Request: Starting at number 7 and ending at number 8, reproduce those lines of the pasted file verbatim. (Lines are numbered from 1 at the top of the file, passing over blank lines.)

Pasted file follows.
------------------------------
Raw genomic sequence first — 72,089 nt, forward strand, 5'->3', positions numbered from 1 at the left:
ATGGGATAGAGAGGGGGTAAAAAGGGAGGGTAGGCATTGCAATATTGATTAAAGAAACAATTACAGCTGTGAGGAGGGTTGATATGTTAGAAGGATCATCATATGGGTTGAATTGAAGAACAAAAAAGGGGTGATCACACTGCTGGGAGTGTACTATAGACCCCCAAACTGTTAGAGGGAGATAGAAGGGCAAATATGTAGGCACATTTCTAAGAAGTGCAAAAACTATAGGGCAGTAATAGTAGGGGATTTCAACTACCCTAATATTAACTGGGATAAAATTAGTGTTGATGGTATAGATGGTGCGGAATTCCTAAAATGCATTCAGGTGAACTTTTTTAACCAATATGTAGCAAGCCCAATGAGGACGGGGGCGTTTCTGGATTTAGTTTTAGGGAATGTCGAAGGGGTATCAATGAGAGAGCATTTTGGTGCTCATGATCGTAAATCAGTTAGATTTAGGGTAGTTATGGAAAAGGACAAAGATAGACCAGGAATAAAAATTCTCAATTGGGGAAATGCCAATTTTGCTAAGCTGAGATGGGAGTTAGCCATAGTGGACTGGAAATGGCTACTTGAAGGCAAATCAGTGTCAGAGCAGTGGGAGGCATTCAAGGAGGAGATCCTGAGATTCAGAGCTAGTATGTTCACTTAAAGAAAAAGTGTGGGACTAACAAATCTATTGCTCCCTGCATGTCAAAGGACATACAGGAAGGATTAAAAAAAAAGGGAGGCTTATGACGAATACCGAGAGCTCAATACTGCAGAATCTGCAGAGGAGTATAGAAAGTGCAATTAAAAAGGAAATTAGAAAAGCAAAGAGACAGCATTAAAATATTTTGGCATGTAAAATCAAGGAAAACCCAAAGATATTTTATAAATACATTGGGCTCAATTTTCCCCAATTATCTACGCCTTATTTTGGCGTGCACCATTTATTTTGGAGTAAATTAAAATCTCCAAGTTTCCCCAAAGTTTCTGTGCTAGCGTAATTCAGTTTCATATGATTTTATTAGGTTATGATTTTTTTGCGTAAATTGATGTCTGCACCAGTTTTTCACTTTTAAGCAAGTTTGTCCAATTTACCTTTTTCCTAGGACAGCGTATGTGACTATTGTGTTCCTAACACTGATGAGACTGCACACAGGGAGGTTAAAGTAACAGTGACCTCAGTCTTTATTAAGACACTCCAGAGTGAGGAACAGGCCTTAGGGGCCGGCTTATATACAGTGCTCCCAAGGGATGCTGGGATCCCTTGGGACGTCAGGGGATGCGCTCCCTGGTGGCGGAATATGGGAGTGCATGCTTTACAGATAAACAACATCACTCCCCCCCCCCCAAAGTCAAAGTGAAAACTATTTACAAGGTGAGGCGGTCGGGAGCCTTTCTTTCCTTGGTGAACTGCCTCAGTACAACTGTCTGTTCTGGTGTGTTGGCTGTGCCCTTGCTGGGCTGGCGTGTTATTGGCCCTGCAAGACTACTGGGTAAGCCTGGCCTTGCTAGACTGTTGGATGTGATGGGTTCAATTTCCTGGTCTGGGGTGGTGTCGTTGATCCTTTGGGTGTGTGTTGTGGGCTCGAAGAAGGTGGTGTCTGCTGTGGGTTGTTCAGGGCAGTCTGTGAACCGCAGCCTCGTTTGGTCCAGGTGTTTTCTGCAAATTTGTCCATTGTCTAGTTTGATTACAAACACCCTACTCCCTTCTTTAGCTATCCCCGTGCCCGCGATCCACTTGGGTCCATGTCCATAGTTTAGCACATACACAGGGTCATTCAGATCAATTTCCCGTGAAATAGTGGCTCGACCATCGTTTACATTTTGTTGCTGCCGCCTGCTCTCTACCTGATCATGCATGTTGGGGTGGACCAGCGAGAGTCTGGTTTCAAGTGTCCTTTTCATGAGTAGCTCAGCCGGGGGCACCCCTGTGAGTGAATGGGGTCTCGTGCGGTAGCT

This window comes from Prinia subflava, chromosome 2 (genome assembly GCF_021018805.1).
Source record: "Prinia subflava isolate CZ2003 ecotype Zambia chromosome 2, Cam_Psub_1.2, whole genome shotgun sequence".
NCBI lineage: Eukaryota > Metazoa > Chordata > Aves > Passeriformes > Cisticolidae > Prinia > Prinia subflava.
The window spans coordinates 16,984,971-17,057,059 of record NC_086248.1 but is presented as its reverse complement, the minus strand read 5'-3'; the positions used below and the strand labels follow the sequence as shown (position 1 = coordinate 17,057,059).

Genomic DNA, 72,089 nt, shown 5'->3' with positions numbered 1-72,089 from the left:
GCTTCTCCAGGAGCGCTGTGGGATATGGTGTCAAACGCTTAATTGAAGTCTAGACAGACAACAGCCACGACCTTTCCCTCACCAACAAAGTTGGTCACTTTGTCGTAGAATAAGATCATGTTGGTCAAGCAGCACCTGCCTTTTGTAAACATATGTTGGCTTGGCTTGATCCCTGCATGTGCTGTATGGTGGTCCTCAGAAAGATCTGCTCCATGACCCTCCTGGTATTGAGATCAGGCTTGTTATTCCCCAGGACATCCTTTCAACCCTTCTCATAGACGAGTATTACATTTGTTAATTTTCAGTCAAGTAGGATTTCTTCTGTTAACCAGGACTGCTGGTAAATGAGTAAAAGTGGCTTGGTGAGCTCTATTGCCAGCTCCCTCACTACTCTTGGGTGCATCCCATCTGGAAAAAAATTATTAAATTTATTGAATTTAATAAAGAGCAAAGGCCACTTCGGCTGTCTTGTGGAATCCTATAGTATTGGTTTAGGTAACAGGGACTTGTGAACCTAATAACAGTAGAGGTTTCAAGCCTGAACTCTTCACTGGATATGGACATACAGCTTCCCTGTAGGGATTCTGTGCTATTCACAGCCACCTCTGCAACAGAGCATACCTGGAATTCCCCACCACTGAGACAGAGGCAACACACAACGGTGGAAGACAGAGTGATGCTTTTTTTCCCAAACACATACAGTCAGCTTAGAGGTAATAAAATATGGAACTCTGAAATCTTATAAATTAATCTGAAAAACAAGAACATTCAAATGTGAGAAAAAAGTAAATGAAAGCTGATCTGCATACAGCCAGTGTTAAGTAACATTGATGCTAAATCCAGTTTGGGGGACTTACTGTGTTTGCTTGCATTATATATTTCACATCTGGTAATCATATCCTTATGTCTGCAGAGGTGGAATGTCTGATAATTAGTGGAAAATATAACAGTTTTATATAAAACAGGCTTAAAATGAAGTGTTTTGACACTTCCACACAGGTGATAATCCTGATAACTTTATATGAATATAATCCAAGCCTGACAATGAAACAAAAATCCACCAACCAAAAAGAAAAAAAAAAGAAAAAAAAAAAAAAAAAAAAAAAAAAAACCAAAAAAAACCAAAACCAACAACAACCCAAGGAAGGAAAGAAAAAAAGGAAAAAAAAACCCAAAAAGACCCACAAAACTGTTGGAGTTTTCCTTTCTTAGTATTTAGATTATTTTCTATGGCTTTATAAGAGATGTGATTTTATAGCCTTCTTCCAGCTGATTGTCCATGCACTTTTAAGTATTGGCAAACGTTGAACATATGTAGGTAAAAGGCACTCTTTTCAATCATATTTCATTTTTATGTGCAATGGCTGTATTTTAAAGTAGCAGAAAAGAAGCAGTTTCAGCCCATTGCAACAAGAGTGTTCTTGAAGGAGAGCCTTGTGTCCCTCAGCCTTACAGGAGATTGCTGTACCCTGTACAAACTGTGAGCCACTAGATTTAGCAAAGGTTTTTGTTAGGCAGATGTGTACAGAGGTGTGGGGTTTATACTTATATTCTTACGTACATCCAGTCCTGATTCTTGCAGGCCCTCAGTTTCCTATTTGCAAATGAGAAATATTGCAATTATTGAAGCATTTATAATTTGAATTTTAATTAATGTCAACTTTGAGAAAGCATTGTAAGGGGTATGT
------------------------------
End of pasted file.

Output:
Genomic DNA, 72,089 nt, shown 5'->3' with positions numbered 1-72,089 from the left:
GCTTCTCCAGGAGCGCTGTGGGATATGGTGTCAAACGCTTAATTGAAGTCTAGACAGACAACAGCCACGACCTTTCCCTCACCAACAAAGTTGGTCACTTTGTCGTAGAATAAGATCATGTTGGTCAAGCAGCACCTGCCTTTTGTAAACATATGTTGGCTTGGCTTGATCCCTGCATGTGCTGTATGGTGGTCCTCAGAAAGATCTGCTCCATGACCCTCCTGGTATTGAGATCAGGCTTGTTATTCCCCAGGACATCCTTTCAACCCTTCTCATAGACGAGTATTACATTTGTTAATTTTCAGTCAAGTAGGATTTCTTCTGTTAACCAGGACTGCTGGTAAATGAGTAAAAGTGGCTTGGTGAGCTCTATTGCCAGCTCCCTCACTACTCTTGGGTGCATCCCATCTGGAAAAAAATTATTAAATTTATTGAATTTAATAAAGAGCAAAGGCCACTTCGGCTGTCTTGTGGAATCCTATAGTATTGGTTTAGGTAACAGGGACTTGTGAACCTAATAACAGTAGAGGTTTCAAGCCTGAACTCTTCACTGGATATGGACATACAGCTTCCCTGTAGGGATTCTGTGCTATTCACAGCCACCTCTGCAACAGAGCATACCTGGAATTCCCCACCACTGAGACAGAGGCAACACACAACGGTGGAAGACAGAGTGATGCTTTTTTTCCCAAACACATACAGTCAGCTTAGAGGTAATAAAATATGGAACTCTGAAATCTTATAAATTAATCTGAAAAACAAGAACATTCAAATGTGAGAAAAAAGTAAATGAAAGCTGATCTGCATACAGCCAGTGTTAAGTAACATTGATGCTAAATCCAGTTTGGGGGACTTACTGTGTTTGCTTGCATTATATATTTCACATCTGGTAATCATATCCTTATGTCTGCAGAGGTGGAATGTCTGATAATTAGTGGAAAATATAACAGTTTTATATAAAACAGGCTTAAAATGAAGTGTTTTGACACTTCCACACAGGTGATAATCCTGATAACTTTATATGAATATAATCCAAGCCTGACAATGAAACAAAAATCCACCAACCAAAAAGAAAAAAAAAAGAAAAAAAAAAAAAAAAAAAAAAAAAAAACCAAAAAAAACCAAAACCAACAACAACCCAAGGAAGGAAAGAAAAAAAGGAAAAAAAAACCCAAAAAGACCCACAAAACTGTTGGAGTTTTCCTTTCTTAGTATTTAGATTATTTTCTATGGCTTTATAAGAGATGTGATTTTATAGCCTTCTTCCAGCTGATTGTCCATGCACTTTTAAGTATTGGCAAACGTTGAACATATGTAGGTAAAAGGCACTCTTTTCAATCATATTTCATTTTTATGTGCAATGGCTGTATTTTAAAGTAGCAGAAAAGAAGCAGTTTCAGCCCATTGCAACAAGAGTGTTCTTGAAGGAGAGCCTTGTGTCCCTCAGCCTTACAGGAGATTGCTGTACCCTGTACAAACTGTGAGCCACTAGATTTAGCAAAGGTTTTTGTTAGGCAGATGTGTACAGAGGTGTGGGGTTTATACTTATATTCTTACGTACATCCAGTCCTGATTCTTGCAGGCCCTCAGTTTCCTATTTGCAAATGAGAAATATTGCAATTATTGAAGCATTTATAATTTGAATTTTAATTAATGTCAACTTTGAGAAAGCATTGTAAGGGGTATGT